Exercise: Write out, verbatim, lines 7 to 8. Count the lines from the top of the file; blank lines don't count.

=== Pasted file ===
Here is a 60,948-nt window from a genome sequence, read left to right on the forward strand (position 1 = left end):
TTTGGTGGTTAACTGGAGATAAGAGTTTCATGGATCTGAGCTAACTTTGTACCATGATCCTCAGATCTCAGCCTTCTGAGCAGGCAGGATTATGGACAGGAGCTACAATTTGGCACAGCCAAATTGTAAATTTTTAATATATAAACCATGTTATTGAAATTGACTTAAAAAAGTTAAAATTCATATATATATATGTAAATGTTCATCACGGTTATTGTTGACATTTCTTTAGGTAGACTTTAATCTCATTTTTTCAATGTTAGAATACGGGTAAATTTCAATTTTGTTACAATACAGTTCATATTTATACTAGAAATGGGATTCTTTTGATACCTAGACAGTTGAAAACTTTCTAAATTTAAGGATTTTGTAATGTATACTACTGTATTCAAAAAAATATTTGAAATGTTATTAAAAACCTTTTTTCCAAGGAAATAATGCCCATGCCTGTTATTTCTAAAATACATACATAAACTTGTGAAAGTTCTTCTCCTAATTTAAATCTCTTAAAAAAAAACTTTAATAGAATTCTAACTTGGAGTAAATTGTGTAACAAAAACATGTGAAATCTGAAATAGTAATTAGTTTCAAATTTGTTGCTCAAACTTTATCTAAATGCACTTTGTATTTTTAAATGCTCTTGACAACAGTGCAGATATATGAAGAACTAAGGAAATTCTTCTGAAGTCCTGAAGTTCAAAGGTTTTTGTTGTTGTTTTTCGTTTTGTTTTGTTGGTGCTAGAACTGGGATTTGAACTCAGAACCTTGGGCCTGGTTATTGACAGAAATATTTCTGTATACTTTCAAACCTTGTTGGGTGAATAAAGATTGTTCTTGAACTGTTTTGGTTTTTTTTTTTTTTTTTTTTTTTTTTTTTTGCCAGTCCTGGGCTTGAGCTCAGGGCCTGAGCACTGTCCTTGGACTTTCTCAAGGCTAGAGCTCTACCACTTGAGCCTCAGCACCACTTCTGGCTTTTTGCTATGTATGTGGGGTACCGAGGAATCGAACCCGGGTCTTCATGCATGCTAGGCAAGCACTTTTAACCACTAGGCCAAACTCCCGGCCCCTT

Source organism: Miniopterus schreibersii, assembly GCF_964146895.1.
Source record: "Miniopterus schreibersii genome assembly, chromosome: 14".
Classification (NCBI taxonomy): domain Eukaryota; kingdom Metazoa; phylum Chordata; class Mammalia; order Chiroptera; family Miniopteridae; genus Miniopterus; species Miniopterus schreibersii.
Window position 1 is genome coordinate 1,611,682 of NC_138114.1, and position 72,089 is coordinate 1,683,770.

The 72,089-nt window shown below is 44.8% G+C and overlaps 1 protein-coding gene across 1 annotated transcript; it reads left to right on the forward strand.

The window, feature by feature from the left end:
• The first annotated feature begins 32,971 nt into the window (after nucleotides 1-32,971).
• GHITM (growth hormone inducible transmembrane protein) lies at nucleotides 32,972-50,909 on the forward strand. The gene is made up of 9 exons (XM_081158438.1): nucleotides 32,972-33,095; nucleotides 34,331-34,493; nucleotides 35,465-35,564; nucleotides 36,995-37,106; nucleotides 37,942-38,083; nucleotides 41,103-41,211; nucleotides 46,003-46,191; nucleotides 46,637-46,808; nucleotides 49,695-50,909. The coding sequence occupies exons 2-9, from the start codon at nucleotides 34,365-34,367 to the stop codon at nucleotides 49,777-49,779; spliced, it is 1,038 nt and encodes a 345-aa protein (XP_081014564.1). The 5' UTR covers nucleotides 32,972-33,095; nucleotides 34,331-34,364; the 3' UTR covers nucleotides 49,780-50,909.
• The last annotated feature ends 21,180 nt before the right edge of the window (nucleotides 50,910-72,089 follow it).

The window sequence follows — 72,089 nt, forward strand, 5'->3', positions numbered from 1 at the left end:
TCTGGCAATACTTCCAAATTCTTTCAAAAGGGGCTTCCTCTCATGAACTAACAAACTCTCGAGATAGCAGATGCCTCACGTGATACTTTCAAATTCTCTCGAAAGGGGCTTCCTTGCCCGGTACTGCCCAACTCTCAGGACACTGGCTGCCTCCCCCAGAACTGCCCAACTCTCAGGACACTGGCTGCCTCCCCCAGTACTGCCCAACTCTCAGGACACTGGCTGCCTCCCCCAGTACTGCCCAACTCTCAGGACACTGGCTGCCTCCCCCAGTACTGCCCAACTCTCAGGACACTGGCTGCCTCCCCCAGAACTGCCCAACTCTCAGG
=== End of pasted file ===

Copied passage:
The 72,089-nt window shown below is 44.8% G+C and overlaps 1 protein-coding gene across 1 annotated transcript; it reads left to right on the forward strand.

The window, feature by feature from the left end: